In an effort to head off a potential flood of litigation, a Los Angeles judge ordered attorneys Wednesday to begin producing personnel documents on more than 100 Roman Catholic priests facing molestation lawsuits in Southern California.
In return, church lawyers will receive the names of those who say they are victims of sexual abuse by priests and details of their claims so that the church can begin preparing a defense.
"What I am encouraged about is the Los Angeles Archdiocese has seen what happened in Boston, and I don't think they want to go that way," said Raymond P. Boucher, a Beverly Hills attorney who represents about 200 victims.
The move toward detente has been orchestrated by Judge Peter D. Lichtman, who presided over meetings of 19 lawyers for more than two hours Wednesday, mostly behind closed doors, before reaching the compromise.
In an unusual move, Lichtman took the bench after meeting privately with each side and described how the talks were progressing.
He said, as in all mediation, the settlement negotiations between the parties would remain confidential.
Outside the courtroom, Costa Mesa attorney John Manly said he and other plaintiffs' lawyers would try to force the unsealing of church documents as a condition of settlement.
Many settlements -- in which parties jointly agree to drop litigation, the way in which most lawsuits end -- involve pledges of confidentiality by both of the parties.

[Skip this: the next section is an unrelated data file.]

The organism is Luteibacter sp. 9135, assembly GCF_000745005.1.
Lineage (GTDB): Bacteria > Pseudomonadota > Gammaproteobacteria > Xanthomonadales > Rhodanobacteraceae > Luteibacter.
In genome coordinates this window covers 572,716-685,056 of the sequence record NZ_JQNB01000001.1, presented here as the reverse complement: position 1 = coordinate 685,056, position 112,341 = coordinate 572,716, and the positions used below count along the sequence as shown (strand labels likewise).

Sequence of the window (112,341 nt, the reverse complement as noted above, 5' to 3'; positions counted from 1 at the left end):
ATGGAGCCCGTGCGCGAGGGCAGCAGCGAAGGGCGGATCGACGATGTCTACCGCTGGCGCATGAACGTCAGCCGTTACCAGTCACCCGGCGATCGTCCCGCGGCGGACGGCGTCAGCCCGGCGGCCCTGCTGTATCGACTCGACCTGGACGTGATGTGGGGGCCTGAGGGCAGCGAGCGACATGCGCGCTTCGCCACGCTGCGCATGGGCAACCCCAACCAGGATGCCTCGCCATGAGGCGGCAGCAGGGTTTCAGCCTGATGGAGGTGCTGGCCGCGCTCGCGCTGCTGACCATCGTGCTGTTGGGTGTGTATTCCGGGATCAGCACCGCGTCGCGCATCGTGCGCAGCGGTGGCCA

Both sides said it may take three to four months before they will know whether mediation is possible to resolve the majority of cases.
In the meantime, lawyers representing victims have agreed to withhold filing new suits.
A law that took effect Jan. 1 lifts the statute of limitations for childhood sexual abuse lawsuits for one year.
Attorneys expect hundreds of suits to be filed over the next 12 months. Meanwhile, two lawyers asked Chief Justice Ronald M. George to consolidate potential litigation against all 12 dioceses of the Catholic Church in California in Lichtman's courtroom.
Attorneys for both sides will meet within the next three weeks to devise a plan for managing the complex litigation.
The next hearing is scheduled for Feb. 25.